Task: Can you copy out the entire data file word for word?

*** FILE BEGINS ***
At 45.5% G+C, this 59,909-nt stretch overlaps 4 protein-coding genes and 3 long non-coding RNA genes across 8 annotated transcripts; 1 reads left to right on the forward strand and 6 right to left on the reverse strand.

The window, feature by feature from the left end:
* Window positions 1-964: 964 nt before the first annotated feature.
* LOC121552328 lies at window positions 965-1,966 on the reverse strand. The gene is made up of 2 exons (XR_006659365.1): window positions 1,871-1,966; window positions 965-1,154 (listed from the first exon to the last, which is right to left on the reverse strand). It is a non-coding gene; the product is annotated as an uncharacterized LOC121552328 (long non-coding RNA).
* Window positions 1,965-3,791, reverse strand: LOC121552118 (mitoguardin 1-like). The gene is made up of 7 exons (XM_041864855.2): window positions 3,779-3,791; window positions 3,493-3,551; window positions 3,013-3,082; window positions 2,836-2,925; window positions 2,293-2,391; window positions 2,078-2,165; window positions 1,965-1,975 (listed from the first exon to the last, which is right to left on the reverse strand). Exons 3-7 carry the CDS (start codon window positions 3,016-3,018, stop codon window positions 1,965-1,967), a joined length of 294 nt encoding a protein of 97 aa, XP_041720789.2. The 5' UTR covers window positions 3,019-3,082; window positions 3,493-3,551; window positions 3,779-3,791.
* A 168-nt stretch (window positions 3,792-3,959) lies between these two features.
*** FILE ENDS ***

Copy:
At 45.5% G+C, this 59,909-nt stretch overlaps 4 protein-coding genes and 3 long non-coding RNA genes across 8 annotated transcripts; 1 reads left to right on the forward strand and 6 right to left on the reverse strand.

The window, feature by feature from the left end:
* Window positions 1-964: 964 nt before the first annotated feature.
* LOC121552328 lies at window positions 965-1,966 on the reverse strand. The gene is made up of 2 exons (XR_006659365.1): window positions 1,871-1,966; window positions 965-1,154 (listed from the first exon to the last, which is right to left on the reverse strand). It is a non-coding gene; the product is annotated as an uncharacterized LOC121552328 (long non-coding RNA).
* Window positions 1,965-3,791, reverse strand: LOC121552118 (mitoguardin 1-like). The gene is made up of 7 exons (XM_041864855.2): window positions 3,779-3,791; window positions 3,493-3,551; window positions 3,013-3,082; window positions 2,836-2,925; window positions 2,293-2,391; window positions 2,078-2,165; window positions 1,965-1,975 (listed from the first exon to the last, which is right to left on the reverse strand). Exons 3-7 carry the CDS (start codon window positions 3,016-3,018, stop codon window positions 1,965-1,967), a joined length of 294 nt encoding a protein of 97 aa, XP_041720789.2. The 5' UTR covers window positions 3,019-3,082; window positions 3,493-3,551; window positions 3,779-3,791.
* A 168-nt stretch (window positions 3,792-3,959) lies between these two features.